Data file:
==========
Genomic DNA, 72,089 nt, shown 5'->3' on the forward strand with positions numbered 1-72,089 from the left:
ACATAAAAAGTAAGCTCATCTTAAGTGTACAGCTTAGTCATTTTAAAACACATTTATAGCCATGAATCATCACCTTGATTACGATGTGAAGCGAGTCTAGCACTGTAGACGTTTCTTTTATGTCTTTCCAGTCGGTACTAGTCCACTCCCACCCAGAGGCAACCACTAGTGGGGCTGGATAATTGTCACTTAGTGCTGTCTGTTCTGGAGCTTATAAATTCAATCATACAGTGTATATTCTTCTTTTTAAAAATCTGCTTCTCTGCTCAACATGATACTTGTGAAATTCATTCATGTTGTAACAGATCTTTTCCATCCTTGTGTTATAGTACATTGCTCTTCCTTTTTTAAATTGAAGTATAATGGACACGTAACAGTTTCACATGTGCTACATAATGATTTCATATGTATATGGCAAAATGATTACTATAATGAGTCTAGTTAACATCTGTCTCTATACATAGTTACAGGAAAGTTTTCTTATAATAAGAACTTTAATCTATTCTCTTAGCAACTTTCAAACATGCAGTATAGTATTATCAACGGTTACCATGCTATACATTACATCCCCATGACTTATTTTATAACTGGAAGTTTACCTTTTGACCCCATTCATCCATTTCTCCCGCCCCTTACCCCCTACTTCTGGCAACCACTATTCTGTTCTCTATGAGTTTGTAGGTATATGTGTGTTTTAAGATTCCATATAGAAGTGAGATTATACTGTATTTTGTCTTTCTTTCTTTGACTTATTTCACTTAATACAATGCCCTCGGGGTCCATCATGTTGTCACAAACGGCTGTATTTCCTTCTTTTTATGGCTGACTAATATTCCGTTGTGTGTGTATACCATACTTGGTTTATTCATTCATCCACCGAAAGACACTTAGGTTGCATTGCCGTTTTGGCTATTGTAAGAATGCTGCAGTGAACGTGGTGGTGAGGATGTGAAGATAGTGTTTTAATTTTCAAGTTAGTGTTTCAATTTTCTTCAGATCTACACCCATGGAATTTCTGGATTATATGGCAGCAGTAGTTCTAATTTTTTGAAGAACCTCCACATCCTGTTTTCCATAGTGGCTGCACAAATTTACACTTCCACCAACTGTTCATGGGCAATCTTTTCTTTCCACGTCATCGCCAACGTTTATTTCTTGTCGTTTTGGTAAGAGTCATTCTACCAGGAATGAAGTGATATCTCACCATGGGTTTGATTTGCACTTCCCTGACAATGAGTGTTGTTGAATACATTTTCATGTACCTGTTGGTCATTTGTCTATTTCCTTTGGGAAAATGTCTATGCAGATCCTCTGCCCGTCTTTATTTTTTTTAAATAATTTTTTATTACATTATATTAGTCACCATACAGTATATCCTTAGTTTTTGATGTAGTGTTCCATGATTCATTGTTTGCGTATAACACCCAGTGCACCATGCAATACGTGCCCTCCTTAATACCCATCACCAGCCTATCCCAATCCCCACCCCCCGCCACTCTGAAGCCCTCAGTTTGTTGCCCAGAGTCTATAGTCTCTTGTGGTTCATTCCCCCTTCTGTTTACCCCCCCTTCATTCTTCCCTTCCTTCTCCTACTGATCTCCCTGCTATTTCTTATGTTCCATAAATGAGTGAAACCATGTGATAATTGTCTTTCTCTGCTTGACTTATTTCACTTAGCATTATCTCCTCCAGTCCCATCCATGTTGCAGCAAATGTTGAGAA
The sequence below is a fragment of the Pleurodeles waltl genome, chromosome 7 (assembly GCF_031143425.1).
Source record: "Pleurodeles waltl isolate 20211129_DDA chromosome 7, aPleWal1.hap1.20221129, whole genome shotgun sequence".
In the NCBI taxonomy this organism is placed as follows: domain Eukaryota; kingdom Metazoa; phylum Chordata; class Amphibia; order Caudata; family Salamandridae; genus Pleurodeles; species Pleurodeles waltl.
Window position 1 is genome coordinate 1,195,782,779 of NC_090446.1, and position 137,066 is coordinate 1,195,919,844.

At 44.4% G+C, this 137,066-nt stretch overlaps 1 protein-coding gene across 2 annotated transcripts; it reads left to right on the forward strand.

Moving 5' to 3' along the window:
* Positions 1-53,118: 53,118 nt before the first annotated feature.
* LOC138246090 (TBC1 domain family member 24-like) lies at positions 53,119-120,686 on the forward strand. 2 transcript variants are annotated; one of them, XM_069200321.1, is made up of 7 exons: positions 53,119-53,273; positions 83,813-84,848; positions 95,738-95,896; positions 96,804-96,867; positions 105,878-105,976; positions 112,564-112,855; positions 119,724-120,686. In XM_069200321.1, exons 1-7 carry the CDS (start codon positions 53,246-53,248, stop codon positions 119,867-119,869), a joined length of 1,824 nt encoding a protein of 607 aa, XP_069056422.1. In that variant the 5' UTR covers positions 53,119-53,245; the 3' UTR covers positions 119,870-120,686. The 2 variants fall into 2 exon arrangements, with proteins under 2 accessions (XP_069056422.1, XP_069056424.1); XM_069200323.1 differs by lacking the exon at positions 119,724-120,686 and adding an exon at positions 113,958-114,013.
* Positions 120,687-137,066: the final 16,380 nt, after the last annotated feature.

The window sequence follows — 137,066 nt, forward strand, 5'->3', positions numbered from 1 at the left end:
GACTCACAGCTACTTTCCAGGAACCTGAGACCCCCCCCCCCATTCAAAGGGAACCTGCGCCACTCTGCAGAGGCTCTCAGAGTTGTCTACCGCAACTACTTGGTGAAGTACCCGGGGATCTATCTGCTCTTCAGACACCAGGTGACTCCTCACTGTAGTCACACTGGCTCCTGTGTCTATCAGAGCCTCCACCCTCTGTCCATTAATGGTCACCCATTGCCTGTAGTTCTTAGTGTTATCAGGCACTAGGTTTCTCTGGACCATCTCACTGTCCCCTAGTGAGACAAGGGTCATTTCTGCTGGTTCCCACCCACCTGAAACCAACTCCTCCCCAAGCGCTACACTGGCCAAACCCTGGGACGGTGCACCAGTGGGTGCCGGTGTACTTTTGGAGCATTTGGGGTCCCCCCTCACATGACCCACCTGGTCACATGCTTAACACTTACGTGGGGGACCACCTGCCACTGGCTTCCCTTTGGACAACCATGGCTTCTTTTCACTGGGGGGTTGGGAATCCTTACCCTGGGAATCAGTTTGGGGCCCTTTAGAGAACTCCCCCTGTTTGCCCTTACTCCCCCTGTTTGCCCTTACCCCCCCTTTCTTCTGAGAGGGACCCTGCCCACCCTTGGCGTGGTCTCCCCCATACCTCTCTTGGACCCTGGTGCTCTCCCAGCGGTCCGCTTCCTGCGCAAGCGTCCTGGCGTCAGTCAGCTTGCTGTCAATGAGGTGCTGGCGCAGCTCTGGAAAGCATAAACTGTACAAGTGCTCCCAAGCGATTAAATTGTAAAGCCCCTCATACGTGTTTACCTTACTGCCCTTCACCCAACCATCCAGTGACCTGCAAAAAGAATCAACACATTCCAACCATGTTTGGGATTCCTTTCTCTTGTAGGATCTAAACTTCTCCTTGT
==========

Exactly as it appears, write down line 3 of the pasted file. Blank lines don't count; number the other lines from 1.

The sequence below is a fragment of the Pleurodeles waltl genome, chromosome 7 (assembly GCF_031143425.1).